Speaker 1: (04:42)
Beyond the courtroom. Your investigation found that this network of paid experts is really part of a greater police ecosystem made up of law enforcement agencies, companies, and organizations like axon, which makes tasers and LOL that helps write policies for police departments, as well as those experts in researchers. Can you break how this larger kind of network or an ecosystem works?
Speaker 2: (05:05)
These researchers are just a, a small part of, um, an ecosystem that, um, involves training and, um, equipment for law enforcement. And the very large ecosystem is quite lucrative. You know, the, this little corner that we're looking at, um, the, the fees are, are quite a lot. I mean, they're making like 500 a thousand dollars an hour. So for these individuals, it's considerable really, there are a number of, of companies that, um, provide products to law enforcement, all sorts of, of systems and trainings and policy writing. And that can become quite lucrative. You know, millions of dollars, obviously, you know, axon is a, a large company. Um, that's providing tasers as well as body cameras and, and so forth. And this industry they're trying to sell things to police officers. And I, you know, I think it's tough to sell to a group of, of people if you're gonna be telling them that, well, what you're doing might be harming people. It all becomes part of a, a sort of echo chamber. What do you
Speaker 1: (06:12)
Want readers and listeners to take away from your investigation? So knowing that this network and how it's working, how can we use this information to better understand future investigations or even just the news? When we do hear about deaths in police custody,
Speaker 2: (06:30)
You know, I think these deaths are really complicated. And, um, for me, the takeaway was really in speaking with experts elsewhere and even police representatives, um, elsewhere kind of their attitude toward policing just seemed different in that they were really focused on limiting risk, not just cuz they were scared of liability, but because they were not, they were very for focused on not having people die. You know, even if those people are on drugs or having some sort of episode of mental illness, you know, they weren't really putting the blame as much on those other people. They were concerned about limiting risk to them. I would be really interested in seeing additional research in the us that takes a closer look at what is causing, um, these deaths, not with an eye toward finding something besides, you know, the, the police actions, you know, in looking to what is actually happening when people are restrained face down after a struggle and have their body put in a certain position so that we don't do that.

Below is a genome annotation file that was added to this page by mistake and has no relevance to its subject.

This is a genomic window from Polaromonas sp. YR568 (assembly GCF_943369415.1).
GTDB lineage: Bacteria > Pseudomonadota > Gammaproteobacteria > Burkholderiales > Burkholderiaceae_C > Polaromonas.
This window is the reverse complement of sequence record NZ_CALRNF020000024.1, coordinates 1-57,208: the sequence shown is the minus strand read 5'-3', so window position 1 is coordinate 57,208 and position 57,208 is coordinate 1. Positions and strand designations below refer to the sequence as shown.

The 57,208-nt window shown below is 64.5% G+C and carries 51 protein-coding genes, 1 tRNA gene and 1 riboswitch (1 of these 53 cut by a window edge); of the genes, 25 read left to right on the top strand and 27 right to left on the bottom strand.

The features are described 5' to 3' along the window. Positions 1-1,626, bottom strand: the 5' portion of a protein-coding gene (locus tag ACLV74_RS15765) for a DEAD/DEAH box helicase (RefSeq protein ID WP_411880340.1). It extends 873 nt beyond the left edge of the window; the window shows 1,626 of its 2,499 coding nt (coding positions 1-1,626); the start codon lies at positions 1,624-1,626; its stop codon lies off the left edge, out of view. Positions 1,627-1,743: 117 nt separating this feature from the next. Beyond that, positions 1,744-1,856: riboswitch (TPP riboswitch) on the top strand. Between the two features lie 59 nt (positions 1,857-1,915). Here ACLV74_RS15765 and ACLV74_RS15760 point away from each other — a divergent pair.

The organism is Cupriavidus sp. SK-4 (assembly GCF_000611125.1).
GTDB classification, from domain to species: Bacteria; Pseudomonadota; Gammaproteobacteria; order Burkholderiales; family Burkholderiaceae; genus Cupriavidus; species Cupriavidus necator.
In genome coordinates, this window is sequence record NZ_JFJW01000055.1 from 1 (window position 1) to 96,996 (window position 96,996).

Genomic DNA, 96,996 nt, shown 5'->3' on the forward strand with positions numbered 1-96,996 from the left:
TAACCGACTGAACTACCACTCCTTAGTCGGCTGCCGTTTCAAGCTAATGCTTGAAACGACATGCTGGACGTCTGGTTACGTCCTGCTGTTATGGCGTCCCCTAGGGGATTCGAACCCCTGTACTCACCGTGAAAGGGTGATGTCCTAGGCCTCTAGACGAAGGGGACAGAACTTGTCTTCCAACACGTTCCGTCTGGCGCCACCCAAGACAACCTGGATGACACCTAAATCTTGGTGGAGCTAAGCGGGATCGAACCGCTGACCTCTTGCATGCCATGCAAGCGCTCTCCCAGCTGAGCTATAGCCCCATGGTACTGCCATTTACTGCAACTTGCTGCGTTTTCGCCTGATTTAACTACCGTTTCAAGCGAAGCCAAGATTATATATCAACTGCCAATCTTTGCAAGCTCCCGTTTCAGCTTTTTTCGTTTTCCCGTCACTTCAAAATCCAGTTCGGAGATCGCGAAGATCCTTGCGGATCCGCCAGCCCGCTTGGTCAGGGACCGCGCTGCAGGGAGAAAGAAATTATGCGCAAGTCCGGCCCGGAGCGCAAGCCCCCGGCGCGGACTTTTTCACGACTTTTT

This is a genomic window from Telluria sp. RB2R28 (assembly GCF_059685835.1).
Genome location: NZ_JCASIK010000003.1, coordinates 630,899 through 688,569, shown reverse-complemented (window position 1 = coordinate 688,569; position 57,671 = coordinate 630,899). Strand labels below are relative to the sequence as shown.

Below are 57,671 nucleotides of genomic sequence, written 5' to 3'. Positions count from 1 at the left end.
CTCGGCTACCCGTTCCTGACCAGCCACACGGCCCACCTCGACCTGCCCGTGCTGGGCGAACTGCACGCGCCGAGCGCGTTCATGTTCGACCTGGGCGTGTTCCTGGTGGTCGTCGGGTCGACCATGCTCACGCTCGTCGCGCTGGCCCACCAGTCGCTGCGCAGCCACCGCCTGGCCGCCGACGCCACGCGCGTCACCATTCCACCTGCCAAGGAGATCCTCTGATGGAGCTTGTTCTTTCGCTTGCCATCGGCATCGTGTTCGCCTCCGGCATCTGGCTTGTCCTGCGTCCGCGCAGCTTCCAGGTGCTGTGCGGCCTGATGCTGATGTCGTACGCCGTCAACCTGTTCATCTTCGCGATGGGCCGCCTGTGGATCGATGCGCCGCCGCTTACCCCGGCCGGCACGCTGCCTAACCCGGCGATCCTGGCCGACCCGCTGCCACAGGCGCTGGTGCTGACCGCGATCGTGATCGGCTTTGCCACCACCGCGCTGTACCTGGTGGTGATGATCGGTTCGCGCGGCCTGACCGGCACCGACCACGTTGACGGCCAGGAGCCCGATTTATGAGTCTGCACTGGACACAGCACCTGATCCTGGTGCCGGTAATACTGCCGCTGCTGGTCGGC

Speaker 1: (07:44)
I've been speaking with Jennifer Valentina, Dre, investigative reporter at the New York times. Thank you so much and more reporting to come I'm sure. Thank you.
An investigation by the New York Times took a closer look at the growing network of paid experts, doctors and researchers, used to defend police departments whenever a person dies in police custody.
Investigative Reporter Jennifer Valentino-DeVries and her colleagues scoured over 25,000 pages of court documents and conducted over 30 interviews — to make sense of why the same experts, including a San Diego emergency doctor, Dr. Gary Vilke, were routinely sought out to provide testimony that absolved police officers of guilt.
They found, what they're calling a “cottage industry of exoneration.”
Valentino-Devries joined Midday Edition on Wednesday to discuss the findings of the investigation.